Facing criticism from landowners and local agencies over a proposed wind farm on Shaffer Mountain, Gamesa officials are working to dispel what they say is incorrect information being spread about the project.
“We feel that the wind farm will be a positive for the community. People have some fears, some concerns about the project and we’re going to reach out to the public in the coming months,” said Ellen Lutz, Gamesa’s director of development for the Atlantic region.
The 30-turbine wind farm, which is projected to extend through parts of Shade and Ogle townships in Somerset County and Napier Township in Bedford County, has been subject to extensive studies by Gamesa and should meet environmental standards, company officials have said.
However, allegations by local landowners that the project will ruin a spring that feeds a New Paris fish hatchery have been of particular concern to the company.
“Our geotechnical testing of the area showed we would not disrupt any underground water supplies,” Lutz said.
But New Paris resident Randy Ritchey has publicly disagreed, maintaining that the company tried to buy his fish hatchery because officials know that pouring the concrete bases for the 398-foot two-megawatt turbines will disrupt the spring.
That spring, which originates on property owned by Jack Buchan, feeds 1,800 to 2,000 gallons of near-pristine water per minute to the Gravity Hill Fish Farm at a temperature of 41 degrees year round, he said.
Gamesa refuted many details of Ritchey’s claim, saying said that they met with Ritchey only after they heard he had concerns about the project and never offered to pay him money.
“That allegation we are flat out saying is not true, as far as the offering of money to Mr. Ritchey,” Scott Tattar, a spokesman for Gamesa, said.
Project Director Tim Vought said that the only compensation discussed with Ritchey was potentially drilling replacement wells for the spring in the unlikely event it were disrupted.
“Frankly, he believes there’s a stream there our maps are not showing,” Lutz said.
Asked about Gamesa’s contention they never offered him money, Ritchey repeated his original statements. “They wanted to buy me out and I said, “˜No way,'” he said.
Company officials feel that much of the public distrust of the project is being driven by disinformation about the technical details of the construction.
Groups opposing the wind farm have publicly stated that the turbines will be more than 450 feet tall and that the concrete bases extend more than 30 feet into the ground.
Those facts aren’t even close to the truth, Vought said. The highest point of the turbine will reach 398 feet and the deepest point of the concrete base is eight feet below ground, he said.
Testing of the project ground revealed that the bases need go no deeper. The concrete and rebar bases will also not require an anchor into the deep ground as the 50-square-foot base is more than adequate to support the turbine, he said.
As for wet cement being poisonous to groundwater supplies? “I’ve never heard of anything like that,” he said.
The project does face at least one serious challenge, however. On March 2 residents determined to stop wind farm issued a notice of intent to file suit with federal and state agencies over environmental concerns including the possible killing of migrating bald eagle and eastern golden eagles.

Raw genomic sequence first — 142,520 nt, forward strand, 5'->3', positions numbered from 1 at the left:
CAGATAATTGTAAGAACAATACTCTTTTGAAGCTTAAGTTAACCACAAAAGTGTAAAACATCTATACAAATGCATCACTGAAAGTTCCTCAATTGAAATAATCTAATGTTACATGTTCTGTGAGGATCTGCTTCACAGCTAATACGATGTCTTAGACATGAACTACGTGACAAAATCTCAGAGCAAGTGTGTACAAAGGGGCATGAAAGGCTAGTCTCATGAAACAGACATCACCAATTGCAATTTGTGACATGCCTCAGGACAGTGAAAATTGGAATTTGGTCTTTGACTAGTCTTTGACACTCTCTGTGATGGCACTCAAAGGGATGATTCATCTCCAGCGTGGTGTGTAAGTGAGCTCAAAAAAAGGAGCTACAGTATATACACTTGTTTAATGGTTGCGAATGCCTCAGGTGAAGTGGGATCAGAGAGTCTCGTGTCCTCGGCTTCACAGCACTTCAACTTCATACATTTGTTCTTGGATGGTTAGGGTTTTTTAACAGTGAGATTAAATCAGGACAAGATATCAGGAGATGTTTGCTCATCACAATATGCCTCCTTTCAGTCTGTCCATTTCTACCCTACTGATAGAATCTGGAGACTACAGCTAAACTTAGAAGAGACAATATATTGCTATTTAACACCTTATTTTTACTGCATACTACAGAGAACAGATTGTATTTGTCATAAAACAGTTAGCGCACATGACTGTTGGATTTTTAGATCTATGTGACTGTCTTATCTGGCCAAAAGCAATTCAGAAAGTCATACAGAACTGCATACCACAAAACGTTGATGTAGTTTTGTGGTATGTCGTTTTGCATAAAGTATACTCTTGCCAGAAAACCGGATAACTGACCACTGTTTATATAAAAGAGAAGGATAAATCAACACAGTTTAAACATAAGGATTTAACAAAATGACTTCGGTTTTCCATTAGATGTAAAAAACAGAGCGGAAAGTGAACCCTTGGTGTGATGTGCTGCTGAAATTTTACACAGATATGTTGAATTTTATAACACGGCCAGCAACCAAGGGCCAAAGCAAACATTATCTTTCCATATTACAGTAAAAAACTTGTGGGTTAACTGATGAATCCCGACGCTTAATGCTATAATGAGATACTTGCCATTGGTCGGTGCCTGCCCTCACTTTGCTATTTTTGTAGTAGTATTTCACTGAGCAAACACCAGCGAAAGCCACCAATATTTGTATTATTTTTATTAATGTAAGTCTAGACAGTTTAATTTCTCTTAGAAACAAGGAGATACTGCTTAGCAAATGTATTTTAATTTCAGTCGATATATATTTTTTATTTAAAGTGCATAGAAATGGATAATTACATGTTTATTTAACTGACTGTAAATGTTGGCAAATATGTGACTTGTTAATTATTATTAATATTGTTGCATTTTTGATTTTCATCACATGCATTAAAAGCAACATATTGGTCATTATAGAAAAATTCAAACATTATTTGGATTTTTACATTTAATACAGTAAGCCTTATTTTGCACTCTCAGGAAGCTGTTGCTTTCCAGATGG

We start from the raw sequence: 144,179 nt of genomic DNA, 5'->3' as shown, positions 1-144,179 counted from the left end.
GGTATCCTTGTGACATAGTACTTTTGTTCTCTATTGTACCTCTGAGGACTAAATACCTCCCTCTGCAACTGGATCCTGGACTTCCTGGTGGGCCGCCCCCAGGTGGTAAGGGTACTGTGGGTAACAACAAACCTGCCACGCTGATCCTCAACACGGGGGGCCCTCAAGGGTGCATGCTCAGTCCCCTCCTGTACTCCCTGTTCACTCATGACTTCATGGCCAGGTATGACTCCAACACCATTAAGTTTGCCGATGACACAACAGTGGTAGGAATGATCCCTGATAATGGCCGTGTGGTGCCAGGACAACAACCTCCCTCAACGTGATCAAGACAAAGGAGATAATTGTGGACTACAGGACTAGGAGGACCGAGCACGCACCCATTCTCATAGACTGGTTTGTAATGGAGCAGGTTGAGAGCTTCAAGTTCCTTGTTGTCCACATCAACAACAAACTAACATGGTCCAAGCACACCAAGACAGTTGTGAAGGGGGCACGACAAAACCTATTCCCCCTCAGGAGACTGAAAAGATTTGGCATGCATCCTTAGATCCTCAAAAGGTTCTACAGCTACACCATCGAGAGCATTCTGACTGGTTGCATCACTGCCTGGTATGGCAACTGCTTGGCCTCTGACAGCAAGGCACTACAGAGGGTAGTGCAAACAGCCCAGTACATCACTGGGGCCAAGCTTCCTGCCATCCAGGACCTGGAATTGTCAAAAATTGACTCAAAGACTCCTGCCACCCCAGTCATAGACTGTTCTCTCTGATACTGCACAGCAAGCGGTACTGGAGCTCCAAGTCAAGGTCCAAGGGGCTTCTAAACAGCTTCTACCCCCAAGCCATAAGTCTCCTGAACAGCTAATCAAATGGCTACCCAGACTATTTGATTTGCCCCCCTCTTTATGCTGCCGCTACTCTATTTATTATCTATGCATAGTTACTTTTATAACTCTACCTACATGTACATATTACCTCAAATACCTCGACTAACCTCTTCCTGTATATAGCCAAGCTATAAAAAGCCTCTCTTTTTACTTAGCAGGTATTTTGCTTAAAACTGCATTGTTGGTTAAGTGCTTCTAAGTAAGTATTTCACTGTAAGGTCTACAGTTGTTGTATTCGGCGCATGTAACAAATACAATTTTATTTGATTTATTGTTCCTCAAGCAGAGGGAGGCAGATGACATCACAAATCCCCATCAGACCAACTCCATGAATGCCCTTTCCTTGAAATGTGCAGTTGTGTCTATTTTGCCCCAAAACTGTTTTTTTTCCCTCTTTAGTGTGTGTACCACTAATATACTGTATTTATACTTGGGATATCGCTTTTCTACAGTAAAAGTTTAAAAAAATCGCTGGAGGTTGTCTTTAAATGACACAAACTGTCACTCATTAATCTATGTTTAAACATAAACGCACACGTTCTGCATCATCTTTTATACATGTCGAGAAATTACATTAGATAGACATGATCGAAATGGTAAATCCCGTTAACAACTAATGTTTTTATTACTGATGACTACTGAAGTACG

Environmental attorney Bradley Tupi with Tucker/Arensberg Attorneys, Pittsburgh, is representing several families within the project area. They are determined to modify the placement of the turbines at the very least and stop it if their investigation shows potential damage to the watershed or the protected lands and species living there, he said.
While Gamesa has conducted studies on endangered species, bird migrations, bat populations, wetlands impact, commercial and private air traffic, archaeological sites and even electronic transmission interference, Tupi said those results would have to be independently verified.
Among their concerns is the impact of the project on 1.5 miles of Piney Run, which is classified as an exceptional value wilderness trout stream. The designation is the highest protection status provided by the state Department of Environmental Protection, according to a description on the Pennsylvania Fish and Boat Commission Web site.
The turbines will also run along the Allegheny Front of the mountain and could impact migrating bird populations, including that of the endangered bald eagle and eastern golden eagles, Tupi said.
The concerns raised have been enough for four local governing bodies to go on record opposing the project. Members of the Windber Area Authority, Paint Township Board of Supervisors, Paint Borough Council and Windber Borough Council have all voted against the project since February.
“They have the right to their opinions, certainly,” Lutz said, “But I’d like to say that we’re on the side of the community and would like to be represented in that light.”
The debate is already headed to the highest levels of state government. Gov. Edward G. Rendell confirmed that he had recently discussed the bird migrating issue with Dr. Thomas Dick, the founder of the Allegheny Plateau Audubon.
“We’re hopeful that something can be done, perhaps look at the placement, keep them back from the ridge,” Rendell said.
But wind energy projects are an important part of the state’s alternative energy plan, as well as its future, he said. “We try to balance the concerns over the long-term benefits of a pollution-free energy source. They are always going to be trade-offs in these things.”
By Dan DiPaolo
Daily American 30 North Chief
23 March 2007
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